Burnt on auction property - Posted by HT

Posted by Ben (NJ) on March 14, 2000 at 14:57:02:

Probably the worst scenario I can imagine is that the foreclosing mortgage is a second or third, you get the property and find out that there are two mortgages ahead of you, a few property tax liens, maybe some state and federal liens to boot. You need a current title report, I would not rely on anyone including (especially?) the sheriff because they will not even remember your name when the deal blows up in your face.

Burnt on auction property - Posted by HT

Posted by HT on March 14, 2000 at 14:02:28:

What are some precautions I can take to avoid getting burned at an auction I found out about at the last minute?

I believe some good deals are available and don’t want to sit it out if I don’t have to.

Isn’t the firm handling the auction obligated to detail all liens and/or judgements on the property prior to beginning the sale? If so, and I’m familiar with the property (or neighborhood), isn’t this a fair gauge to decide on bidding?

Any and all prompt responses would be appreciated?

here’s another horror story… - Posted by David

Posted by David on March 14, 2000 at 20:24:23:

At a tax sale that wipes out all leins, if a lein holder is NOT notified by the sheriff, guess what? Their lein is NOT wiped out.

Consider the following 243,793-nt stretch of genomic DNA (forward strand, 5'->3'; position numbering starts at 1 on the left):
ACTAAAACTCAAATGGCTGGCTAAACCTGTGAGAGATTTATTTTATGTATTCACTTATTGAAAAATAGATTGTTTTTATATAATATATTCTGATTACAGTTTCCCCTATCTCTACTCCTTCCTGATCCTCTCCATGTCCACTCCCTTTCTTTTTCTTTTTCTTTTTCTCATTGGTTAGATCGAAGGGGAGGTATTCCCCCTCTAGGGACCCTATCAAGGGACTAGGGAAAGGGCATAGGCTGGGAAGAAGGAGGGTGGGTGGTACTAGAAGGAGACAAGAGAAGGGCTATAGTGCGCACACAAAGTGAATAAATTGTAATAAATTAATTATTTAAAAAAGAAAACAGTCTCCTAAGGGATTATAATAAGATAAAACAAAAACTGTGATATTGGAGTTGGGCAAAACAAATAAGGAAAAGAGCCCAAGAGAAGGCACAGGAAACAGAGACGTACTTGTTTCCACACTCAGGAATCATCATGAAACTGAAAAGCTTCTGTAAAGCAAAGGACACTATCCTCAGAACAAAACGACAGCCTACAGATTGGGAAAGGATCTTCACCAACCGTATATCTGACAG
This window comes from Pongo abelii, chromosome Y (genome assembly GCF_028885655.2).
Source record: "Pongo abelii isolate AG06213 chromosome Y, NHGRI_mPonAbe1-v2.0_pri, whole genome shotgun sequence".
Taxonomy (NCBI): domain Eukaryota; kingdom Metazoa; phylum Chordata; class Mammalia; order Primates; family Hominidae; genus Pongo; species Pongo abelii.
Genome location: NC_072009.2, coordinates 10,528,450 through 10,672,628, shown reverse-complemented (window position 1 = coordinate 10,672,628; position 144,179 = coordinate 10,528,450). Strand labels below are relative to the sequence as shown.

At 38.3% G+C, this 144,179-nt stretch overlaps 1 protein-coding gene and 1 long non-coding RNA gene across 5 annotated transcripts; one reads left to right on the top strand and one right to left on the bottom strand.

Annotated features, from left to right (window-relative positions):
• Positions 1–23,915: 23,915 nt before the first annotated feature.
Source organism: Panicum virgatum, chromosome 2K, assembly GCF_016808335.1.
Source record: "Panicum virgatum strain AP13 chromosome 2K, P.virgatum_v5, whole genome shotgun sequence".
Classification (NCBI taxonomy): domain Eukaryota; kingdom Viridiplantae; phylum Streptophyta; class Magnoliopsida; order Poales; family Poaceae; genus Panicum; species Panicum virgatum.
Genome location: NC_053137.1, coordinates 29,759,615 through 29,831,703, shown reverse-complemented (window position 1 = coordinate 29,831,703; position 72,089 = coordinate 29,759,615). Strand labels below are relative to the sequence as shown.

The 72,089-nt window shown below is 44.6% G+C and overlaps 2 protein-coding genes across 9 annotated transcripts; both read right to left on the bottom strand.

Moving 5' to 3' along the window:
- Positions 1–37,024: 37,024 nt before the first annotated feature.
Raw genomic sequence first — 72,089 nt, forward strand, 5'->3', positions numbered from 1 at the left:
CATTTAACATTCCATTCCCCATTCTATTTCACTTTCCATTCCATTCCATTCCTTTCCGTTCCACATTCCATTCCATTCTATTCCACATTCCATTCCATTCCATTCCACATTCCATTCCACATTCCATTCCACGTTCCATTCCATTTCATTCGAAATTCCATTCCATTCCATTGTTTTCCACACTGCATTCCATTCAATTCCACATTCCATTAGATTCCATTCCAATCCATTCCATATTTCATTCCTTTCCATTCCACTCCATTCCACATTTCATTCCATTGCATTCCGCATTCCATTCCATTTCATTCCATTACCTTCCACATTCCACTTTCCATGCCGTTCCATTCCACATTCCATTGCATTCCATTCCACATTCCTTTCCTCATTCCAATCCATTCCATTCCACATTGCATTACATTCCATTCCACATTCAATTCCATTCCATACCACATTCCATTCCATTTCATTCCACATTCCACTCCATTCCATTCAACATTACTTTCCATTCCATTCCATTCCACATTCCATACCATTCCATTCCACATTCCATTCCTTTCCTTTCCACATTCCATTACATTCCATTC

A friend went to a sale and purchased a property with a lein from a finance company located in another county. The first county sheriff must deputize the sheriff in the second county to serve the papers. The second counties sheriff couldn’t find the finance company in the shopping center, and so the finance company wasn’t served and the loan was still on the property sold at a tax sale that “wiped” out all leins.
BUYER BEWARE, amen brother!

Safety at auctions - Posted by John Behle

Posted by John Behle on March 14, 2000 at 15:47:38:

I would not bid on an auction property without knowing the value, the condition (and any problems) and the title (and any liens or problem).

Do not rely on their info. If the auction is at the last minute, be careful. Bottom line, don’t bid without doing the due-diligence. Also, set a bid price that you will not go above - NO MATTER WHAT. Investors get caught up in the “frenzy” of the auction and tend to over bid at times. That is the goal of the auctioneer.

There can be wonderful bargains at auctions, but also you could lose your shirt. Some even have plants (called shills) that will even help to bid the price up or make sure it doesn’t go below a certain minimum that they have set.

A lot depends on the auction and how many people attend. Some have bargains and many don’t - depending upon the makeup of the group, how well it was advertised, etc. Some even have “bait” that they advertise to bring the people out hoping that if they don’t get what they came for that they will bid on something else.

As far as doing the “due-diligence” that is required, you need to look at ways to do it quickly without a lot of expense, time and energy - while still not cutting corners. I detailed some of how to do that recently over on the Cash Flow newsgroup, but am not sure of the links right now. I’ll look for them a little later.